My dad sent me the link to this article and I totally agree with it :)  Thanks Dad!!

The real title of this article is ‘Save or Splurge’ – but the video also shows a snippit of what they do when they fit you for running shoes.

We get the question a lot “what do they do when they fit you for running shoes – and is it really necessary?” Yes.  It is necessary, and basically all they do is just put you in a pair of shoes that are neutral and get you to run on a treadmill for about 30 seconds.  They will watch you as you run on a screen and play back the video for you to see in slow motion when you are done.  They can watch the way you land and decide if you need a motion control shoe or a neutral shoe. It is also nice to see if you are heel striking, landing midfoot or forefoot which is information you can take with you and work on while running. Once they get the info they need they can recommend shoes that will be best for you.  Ignoring information such as pronation is just a recipe for injury.

Now the next big thing is “Save or Splurge” on running shoes – they say “splurge” and I agree.  The main thing abotu buying running shoes from discount places like TJMaxx, Ross, etc even if they are a respected brand  – you are typically buying old models.  The rubber they use in the shoes starts to break down and harden over time so if you buy a model from 2 years ago – the shoe wont provide the right amount of cushioning  and could actually damage your knees, feet and legs!  Plus the older the rubber/materials get – the heavier they get (obviously lighter shoes are easier to run in)

Yes, $80 minimum for shoes may seem like a lot for some – but if you buy cheaper older shoes they will not last you as long as purchasing a “this year’s” model.  Plus the potential damage you could cause to your legs is just not worth the savings!!!!!

Here is a link to the full article (also copied below) and the brief video.

Should You Save or Splurge on Running Shoes?

Full article from Yahoo! Finance: Financially Fit segment

If you’re an active runner shopping around for your next pair of running shoes, experts say it’s worth paying up for a pricier sneaker. It’s an investment in your health, says Rick Krupa, fitness expert and trainer based in New York. “Buying cheap running shoes is going to put you at a risk for injury that you wouldn’t typically get if you have a more expensive pair of shoes,” he says.

But how much to spend, exactly? Experts recommend starting at $80. Sneakers priced at $80 and above are considered “performance running” and generally last between 400-500 miles. Less expensive shoes could last just as many miles, but you’ll likely develop some pain and may spend much more money repairing your body down the road. “You really can’t put a price on your health. Saving $40 to $50 on a running shoe is not going to make sense in the long run when you have to have a $15,000 knee surgery,” says Krupa.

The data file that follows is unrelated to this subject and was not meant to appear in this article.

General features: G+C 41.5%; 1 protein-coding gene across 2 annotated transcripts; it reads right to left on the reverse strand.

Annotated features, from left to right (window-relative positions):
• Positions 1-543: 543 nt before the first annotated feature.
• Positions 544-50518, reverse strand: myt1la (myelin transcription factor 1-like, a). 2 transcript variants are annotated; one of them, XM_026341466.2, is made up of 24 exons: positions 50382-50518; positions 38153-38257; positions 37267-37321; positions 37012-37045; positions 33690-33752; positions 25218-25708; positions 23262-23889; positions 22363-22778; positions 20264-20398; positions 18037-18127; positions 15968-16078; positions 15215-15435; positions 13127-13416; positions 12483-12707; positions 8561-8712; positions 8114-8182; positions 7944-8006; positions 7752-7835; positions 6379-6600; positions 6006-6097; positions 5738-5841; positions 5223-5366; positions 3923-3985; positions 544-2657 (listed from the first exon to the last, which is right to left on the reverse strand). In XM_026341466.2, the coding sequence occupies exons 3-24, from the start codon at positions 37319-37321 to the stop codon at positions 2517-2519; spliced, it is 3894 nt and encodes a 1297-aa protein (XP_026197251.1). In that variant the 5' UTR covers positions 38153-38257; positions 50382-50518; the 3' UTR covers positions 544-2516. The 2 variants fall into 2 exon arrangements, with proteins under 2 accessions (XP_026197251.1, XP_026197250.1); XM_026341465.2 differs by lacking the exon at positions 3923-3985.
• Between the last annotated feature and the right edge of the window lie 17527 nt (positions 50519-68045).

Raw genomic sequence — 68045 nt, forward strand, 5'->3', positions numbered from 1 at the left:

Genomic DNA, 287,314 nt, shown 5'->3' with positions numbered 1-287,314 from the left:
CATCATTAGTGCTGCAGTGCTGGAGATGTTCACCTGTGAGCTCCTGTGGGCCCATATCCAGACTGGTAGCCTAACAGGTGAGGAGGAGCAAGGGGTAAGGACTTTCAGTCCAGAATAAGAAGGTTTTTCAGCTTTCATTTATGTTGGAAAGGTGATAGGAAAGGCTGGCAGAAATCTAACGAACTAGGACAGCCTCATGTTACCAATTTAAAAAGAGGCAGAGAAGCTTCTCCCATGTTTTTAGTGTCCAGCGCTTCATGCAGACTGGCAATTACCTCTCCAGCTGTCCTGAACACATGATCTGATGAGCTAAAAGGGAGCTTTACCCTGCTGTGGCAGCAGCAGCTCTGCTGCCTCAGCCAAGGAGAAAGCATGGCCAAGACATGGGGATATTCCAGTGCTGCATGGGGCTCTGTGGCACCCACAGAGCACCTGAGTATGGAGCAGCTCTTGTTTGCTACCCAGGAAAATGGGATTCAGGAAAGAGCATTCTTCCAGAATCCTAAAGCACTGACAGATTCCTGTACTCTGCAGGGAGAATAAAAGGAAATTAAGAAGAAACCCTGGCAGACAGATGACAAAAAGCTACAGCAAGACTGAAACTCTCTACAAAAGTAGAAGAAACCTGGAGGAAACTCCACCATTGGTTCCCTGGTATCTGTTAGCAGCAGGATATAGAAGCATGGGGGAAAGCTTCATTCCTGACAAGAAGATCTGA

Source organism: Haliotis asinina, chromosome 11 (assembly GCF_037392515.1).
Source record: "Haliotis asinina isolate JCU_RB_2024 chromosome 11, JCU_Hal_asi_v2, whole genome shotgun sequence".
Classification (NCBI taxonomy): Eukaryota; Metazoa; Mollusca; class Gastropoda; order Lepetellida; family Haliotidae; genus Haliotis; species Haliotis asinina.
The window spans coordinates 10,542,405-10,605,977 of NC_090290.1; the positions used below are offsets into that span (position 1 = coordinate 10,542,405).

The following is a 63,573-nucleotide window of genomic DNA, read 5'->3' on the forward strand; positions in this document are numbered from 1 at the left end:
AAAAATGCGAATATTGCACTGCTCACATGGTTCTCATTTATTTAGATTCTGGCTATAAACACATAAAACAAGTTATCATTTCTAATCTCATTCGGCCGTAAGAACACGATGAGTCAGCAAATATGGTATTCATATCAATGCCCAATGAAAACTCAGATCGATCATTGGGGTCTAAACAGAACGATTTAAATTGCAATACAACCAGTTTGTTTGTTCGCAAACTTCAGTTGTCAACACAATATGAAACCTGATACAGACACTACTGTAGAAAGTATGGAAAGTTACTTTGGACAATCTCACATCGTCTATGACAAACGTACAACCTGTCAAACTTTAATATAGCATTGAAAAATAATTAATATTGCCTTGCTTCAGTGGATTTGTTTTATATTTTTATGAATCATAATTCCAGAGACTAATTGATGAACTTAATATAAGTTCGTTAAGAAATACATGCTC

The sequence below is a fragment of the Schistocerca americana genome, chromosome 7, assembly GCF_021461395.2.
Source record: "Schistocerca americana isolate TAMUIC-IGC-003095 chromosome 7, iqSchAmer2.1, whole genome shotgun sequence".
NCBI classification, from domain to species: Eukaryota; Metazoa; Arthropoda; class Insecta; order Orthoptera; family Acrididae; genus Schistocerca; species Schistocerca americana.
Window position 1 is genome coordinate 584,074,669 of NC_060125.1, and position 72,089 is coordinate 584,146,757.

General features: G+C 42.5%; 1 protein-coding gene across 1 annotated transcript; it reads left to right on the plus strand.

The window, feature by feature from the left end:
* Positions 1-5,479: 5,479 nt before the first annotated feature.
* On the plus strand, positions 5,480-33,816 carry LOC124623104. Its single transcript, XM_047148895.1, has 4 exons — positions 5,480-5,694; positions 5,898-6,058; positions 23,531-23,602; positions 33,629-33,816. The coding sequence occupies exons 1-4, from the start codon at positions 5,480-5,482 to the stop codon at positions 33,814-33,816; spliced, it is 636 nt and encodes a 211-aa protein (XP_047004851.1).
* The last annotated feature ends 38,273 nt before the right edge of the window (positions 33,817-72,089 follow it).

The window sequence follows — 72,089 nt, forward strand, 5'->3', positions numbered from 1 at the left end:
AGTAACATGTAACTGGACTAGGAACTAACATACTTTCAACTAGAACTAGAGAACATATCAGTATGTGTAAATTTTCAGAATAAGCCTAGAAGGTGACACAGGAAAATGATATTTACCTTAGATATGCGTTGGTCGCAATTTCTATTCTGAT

Before you make any purchase, understand that each runner has unique needs, and it’s important to find out what they are to find the best running shoe. These days there are all types of shoe technologies that can compensate for certain running styles. At JackRabbit Sports in New York, the staff offers to analyze your running stride on a treadmill to help determine what kind of sneaker will fit you most comfortably.

After five minutes of running on the store’s treadmill, store manager Terry Moore discovered I had a “neutral” running stride, similar to the average runner, meaning I keep my legs pretty much aligned while running, from the lower legs all the way down to my heels.

Other possible running stride characteristics include:

Overpronation: This is when your foot rolls inwards too much while running. This can lead to risk knee pain or injury. These types of runners may want to consider sneakers with motion control.

Supination: This is when your foot rolls outward. If this is you, you want a shoe with sufficient cushioning and flexibility.

Based on my neutral stride, he suggested the following sneakers:
• Nike Air Pegasus+ 28 Breathe 90.00
• Brooks Glycerin 9 $130.00
• Saucony Progrid Ride 4 $100.00

Simply choosing the most expensive shoe — the Brooks Glycerin at $130 — doesn’t mean I’ll necessarily get the best running experience. At this point — once you’ve identified a few “high performance” options that match your running stride — Moore says the best shoe comes down to the one with the highest comfort. For me, that sneaker ended up being the Nike Air Pegasus, the least expensive of the lot. I opted for a half size higher than usual, as the sneaker runs a bit small.

Before ringing up your shoe, it’s also important to test run the sneaker for at least 10 minutes. Some stores may allow you to take a quick jog around the block. Moore says if you feel any discomfort within the first 10 minutes of jogging and walking, it’s likely not going to go away, so you’re better off trying on other pairs. Also ask the sales person for shoes with “plush uppers” and “improved cushioning,” code for good quality.

Finally, you may be wondering whether those popular barefoot athletic shoes are worth their price? The popular Vibram Five Fingers shoe, for example, runs around $100 a pair. Is it worth the splurge? According to Kurpa these advanced technology shoes can offer some help with your running program, but they should not be used as your main running shoe. “You’ll need to have that structured shoe to get you through long hours of training,” he says.

This article is part of a series related to being Financially Fit

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One Response to More on buying running shoes (fit and cost)

  1. jillconyers says:

    Great information.

    Also, wanted to share my latest blog post including completing my RoadID virtual 5K :)

    Life…as I see it [Fitness, Health and Happiness]

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